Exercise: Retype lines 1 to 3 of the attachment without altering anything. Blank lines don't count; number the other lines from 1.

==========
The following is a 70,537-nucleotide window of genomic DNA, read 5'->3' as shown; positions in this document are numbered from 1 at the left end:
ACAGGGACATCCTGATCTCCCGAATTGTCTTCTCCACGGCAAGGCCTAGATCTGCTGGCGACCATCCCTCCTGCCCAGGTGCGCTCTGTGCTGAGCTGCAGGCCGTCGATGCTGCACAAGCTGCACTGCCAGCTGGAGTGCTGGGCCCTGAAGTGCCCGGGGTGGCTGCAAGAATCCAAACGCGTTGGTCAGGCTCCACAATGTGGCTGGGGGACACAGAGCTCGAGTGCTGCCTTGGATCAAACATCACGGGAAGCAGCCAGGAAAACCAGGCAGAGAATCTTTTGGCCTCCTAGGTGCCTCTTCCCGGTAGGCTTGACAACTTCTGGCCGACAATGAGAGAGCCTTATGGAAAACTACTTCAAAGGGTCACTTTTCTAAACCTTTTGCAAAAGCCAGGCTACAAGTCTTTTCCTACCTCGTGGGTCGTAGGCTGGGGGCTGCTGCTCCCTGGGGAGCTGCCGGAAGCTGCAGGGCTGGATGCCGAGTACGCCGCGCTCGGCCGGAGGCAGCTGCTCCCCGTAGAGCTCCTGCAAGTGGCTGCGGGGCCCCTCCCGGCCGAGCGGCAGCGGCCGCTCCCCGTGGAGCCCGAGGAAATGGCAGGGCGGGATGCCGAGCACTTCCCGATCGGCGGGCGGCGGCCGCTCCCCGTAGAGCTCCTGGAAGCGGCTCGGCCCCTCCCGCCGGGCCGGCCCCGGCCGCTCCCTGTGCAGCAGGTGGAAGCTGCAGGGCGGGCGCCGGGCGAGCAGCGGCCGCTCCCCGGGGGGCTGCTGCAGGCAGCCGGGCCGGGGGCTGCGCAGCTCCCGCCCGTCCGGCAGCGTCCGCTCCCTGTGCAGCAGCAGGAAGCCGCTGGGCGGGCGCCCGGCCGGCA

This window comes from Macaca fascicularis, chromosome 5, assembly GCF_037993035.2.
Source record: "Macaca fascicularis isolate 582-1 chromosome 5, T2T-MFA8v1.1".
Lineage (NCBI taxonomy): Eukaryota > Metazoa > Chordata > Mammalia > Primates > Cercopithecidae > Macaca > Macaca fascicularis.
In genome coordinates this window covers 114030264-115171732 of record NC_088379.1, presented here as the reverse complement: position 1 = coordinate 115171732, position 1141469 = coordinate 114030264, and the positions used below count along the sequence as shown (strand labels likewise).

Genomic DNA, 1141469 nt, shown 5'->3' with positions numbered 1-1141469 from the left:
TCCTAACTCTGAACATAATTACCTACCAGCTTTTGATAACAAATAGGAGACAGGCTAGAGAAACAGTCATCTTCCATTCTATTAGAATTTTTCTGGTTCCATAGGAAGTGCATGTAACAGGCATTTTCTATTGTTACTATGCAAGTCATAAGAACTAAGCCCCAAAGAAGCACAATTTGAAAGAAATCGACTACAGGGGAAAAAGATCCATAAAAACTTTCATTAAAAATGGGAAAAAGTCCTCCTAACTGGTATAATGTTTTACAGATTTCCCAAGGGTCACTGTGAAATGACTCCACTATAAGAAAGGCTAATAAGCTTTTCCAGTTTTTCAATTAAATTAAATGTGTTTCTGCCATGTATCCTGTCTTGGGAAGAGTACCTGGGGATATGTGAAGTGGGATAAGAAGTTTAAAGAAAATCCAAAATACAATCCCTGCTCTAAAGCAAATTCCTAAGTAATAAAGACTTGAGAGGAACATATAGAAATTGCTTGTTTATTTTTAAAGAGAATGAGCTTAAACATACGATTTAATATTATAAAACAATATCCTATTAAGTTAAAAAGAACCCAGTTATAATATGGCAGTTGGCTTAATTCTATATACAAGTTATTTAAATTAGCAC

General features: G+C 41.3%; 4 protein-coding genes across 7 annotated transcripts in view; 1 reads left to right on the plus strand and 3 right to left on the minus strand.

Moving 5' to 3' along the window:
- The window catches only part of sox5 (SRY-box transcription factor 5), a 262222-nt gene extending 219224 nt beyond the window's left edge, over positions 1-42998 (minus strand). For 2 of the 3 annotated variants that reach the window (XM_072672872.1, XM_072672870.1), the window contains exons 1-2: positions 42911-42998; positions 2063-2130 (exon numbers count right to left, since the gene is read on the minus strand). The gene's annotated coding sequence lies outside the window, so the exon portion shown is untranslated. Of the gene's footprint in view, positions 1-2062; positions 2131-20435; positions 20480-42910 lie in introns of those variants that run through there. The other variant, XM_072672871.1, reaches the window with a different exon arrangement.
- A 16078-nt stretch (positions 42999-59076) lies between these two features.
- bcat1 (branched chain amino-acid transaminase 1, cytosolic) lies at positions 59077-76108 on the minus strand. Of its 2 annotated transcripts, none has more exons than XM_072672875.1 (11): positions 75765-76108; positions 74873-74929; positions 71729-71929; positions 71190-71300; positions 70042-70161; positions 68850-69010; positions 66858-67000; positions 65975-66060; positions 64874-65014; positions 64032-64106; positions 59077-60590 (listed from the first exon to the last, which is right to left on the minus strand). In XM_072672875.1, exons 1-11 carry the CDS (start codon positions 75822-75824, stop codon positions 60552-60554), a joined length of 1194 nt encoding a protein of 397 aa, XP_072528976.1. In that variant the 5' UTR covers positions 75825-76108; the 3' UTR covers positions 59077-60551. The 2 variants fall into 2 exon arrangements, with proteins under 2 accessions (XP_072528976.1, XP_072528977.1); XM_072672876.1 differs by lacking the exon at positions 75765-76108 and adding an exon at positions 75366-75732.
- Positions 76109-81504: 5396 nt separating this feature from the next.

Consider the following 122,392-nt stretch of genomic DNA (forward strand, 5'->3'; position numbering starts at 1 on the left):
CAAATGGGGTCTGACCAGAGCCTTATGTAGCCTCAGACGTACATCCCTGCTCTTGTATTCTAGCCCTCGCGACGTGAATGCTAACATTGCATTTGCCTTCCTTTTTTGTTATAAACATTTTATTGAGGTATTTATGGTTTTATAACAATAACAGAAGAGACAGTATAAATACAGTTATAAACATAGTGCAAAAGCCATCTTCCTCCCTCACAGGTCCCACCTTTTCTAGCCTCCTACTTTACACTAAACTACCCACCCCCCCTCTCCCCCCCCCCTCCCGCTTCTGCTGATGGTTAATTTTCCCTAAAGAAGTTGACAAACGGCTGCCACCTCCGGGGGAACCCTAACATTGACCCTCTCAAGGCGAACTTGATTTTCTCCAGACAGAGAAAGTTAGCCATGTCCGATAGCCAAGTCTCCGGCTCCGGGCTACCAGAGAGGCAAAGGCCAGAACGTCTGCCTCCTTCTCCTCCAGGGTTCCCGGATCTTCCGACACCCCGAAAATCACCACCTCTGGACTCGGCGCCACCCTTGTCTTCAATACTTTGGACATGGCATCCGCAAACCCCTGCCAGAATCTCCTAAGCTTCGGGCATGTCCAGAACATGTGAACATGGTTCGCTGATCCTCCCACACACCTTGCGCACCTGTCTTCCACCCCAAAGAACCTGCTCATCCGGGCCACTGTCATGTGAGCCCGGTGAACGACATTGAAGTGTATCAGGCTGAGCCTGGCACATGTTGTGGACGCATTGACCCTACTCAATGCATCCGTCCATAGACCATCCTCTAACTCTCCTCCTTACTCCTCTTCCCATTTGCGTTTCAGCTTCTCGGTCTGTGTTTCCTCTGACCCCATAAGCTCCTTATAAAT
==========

The following is a 70,537-nucleotide window of genomic DNA, read 5'->3' as shown; positions in this document are numbered from 1 at the left end:
ACAGGGACATCCTGATCTCCCGAATTGTCTTCTCCACGGCAAGGCCTAGATCTGCTGGCGACCATCCCTCCTGCCCAGGTGCGCTCTGTGCTGAGCTGCAGGCCGTCGATGCTGCACAAGCTGCACTGCCAGCTGGAGTGCTGGGCCCTGAAGTGCCCGGGGTGGCTGCAAGAATCCAAACGCGTTGGTCAGGCTCCACAATGTGGCTGGGGGACACAGAGCTCGAGTGCTGCCTTGGATCAAACATCACGGGAAGCAGCCAGGAAAACCAGGCAGAGAATCTTTTGGCCTCCTAGGTGCCTCTTCCCGGTAGGCTTGACAACTTCTGGCCGACAATGAGAGAGCCTTATGGAAAACTACTTCAAAGGGTCACTTTTCTAAACCTTTTGCAAAAGCCAGGCTACAAGTCTTTTCCTACCTCGTGGGTCGTAGGCTGGGGGCTGCTGCTCCCTGGGGAGCTGCCGGAAGCTGCAGGGCTGGATGCCGAGTACGCCGCGCTCGGCCGGAGGCAGCTGCTCCCCGTAGAGCTCCTGCAAGTGGCTGCGGGGCCCCTCCCGGCCGAGCGGCAGCGGCCGCTCCCCGTGGAGCCCGAGGAAATGGCAGGGCGGGATGCCGAGCACTTCCCGATCGGCGGGCGGCGGCCGCTCCCCGTAGAGCTCCTGGAAGCGGCTCGGCCCCTCCCGCCGGGCCGGCCCCGGCCGCTCCCTGTGCAGCAGGTGGAAGCTGCAGGGCGGGCGCCGGGCGAGCAGCGGCCGCTCCCCGGGGGGCTGCTGCAGGCAGCCGGGCCGGGGGCTGCGCAGCTCCCGCCCGTCCGGCAGCGTCCGCTCCCTGTGCAGCAGCAGGAAGCCGCTGGGCGGGCGCCCGGCCGGCA

This window comes from Macaca fascicularis, chromosome 5, assembly GCF_037993035.2.